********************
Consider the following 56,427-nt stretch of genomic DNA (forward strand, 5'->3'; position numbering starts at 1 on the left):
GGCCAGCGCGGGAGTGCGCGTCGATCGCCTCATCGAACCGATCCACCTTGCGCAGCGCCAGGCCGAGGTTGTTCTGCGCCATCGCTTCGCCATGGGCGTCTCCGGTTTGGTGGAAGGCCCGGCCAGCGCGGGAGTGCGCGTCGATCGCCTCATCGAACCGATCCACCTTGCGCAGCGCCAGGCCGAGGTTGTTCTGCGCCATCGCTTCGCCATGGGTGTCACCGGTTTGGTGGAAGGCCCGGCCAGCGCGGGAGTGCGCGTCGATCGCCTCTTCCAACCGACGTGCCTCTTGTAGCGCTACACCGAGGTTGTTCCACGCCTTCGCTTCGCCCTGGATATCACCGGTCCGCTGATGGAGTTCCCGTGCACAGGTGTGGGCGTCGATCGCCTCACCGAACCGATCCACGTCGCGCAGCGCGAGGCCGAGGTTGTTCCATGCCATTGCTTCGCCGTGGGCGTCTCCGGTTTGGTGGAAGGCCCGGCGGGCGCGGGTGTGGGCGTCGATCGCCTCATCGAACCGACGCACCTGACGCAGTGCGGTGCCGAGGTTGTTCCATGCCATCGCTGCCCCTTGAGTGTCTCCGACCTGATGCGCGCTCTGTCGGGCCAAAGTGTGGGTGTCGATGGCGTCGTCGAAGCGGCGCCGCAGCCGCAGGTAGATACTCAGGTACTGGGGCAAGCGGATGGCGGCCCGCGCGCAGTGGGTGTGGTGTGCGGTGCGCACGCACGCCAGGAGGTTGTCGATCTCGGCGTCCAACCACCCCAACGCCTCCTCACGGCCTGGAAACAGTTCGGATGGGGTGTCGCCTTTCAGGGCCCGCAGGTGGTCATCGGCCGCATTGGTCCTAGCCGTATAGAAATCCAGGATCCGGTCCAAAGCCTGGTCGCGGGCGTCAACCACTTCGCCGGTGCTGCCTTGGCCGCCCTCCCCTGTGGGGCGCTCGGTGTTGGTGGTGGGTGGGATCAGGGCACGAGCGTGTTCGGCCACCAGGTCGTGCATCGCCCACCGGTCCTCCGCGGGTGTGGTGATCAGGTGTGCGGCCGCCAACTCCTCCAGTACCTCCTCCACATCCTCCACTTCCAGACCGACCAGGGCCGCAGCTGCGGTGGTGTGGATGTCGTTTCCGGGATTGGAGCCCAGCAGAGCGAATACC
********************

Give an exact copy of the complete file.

Consider the following 56,427-nt stretch of genomic DNA (forward strand, 5'->3'; position numbering starts at 1 on the left):
GGCCAGCGCGGGAGTGCGCGTCGATCGCCTCATCGAACCGATCCACCTTGCGCAGCGCCAGGCCGAGGTTGTTCTGCGCCATCGCTTCGCCATGGGCGTCTCCGGTTTGGTGGAAGGCCCGGCCAGCGCGGGAGTGCGCGTCGATCGCCTCATCGAACCGATCCACCTTGCGCAGCGCCAGGCCGAGGTTGTTCTGCGCCATCGCTTCGCCATGGGTGTCACCGGTTTGGTGGAAGGCCCGGCCAGCGCGGGAGTGCGCGTCGATCGCCTCTTCCAACCGACGTGCCTCTTGTAGCGCTACACCGAGGTTGTTCCACGCCTTCGCTTCGCCCTGGATATCACCGGTCCGCTGATGGAGTTCCCGTGCACAGGTGTGGGCGTCGATCGCCTCACCGAACCGATCCACGTCGCGCAGCGCGAGGCCGAGGTTGTTCCATGCCATTGCTTCGCCGTGGGCGTCTCCGGTTTGGTGGAAGGCCCGGCGGGCGCGGGTGTGGGCGTCGATCGCCTCATCGAACCGACGCACCTGACGCAGTGCGGTGCCGAGGTTGTTCCATGCCATCGCTGCCCCTTGAGTGTCTCCGACCTGATGCGCGCTCTGTCGGGCCAAAGTGTGGGTGTCGATGGCGTCGTCGAAGCGGCGCCGCAGCCGCAGGTAGATACTCAGGTACTGGGGCAAGCGGATGGCGGCCCGCGCGCAGTGGGTGTGGTGTGCGGTGCGCACGCACGCCAGGAGGTTGTCGATCTCGGCGTCCAACCACCCCAACGCCTCCTCACGGCCTGGAAACAGTTCGGATGGGGTGTCGCCTTTCAGGGCCCGCAGGTGGTCATCGGCCGCATTGGTCCTAGCCGTATAGAAATCCAGGATCCGGTCCAAAGCCTGGTCGCGGGCGTCAACCACTTCGCCGGTGCTGCCTTGGCCGCCCTCCCCTGTGGGGCGCTCGGTGTTGGTGGTGGGTGGGATCAGGGCACGAGCGTGTTCGGCCACCAGGTCGTGCATCGCCCACCGGTCCTCCGCGGGTGTGGTGATCAGGTGTGCGGCCGCCAACTCCTCCAGTACCTCCTCCACATCCTCCACTTCCAGACCGACCAGGGCCGCAGCTGCGGTGGTGTGGATGTCGTTTCCGGGATTGGAGCCCAGCAGAGCGAATACC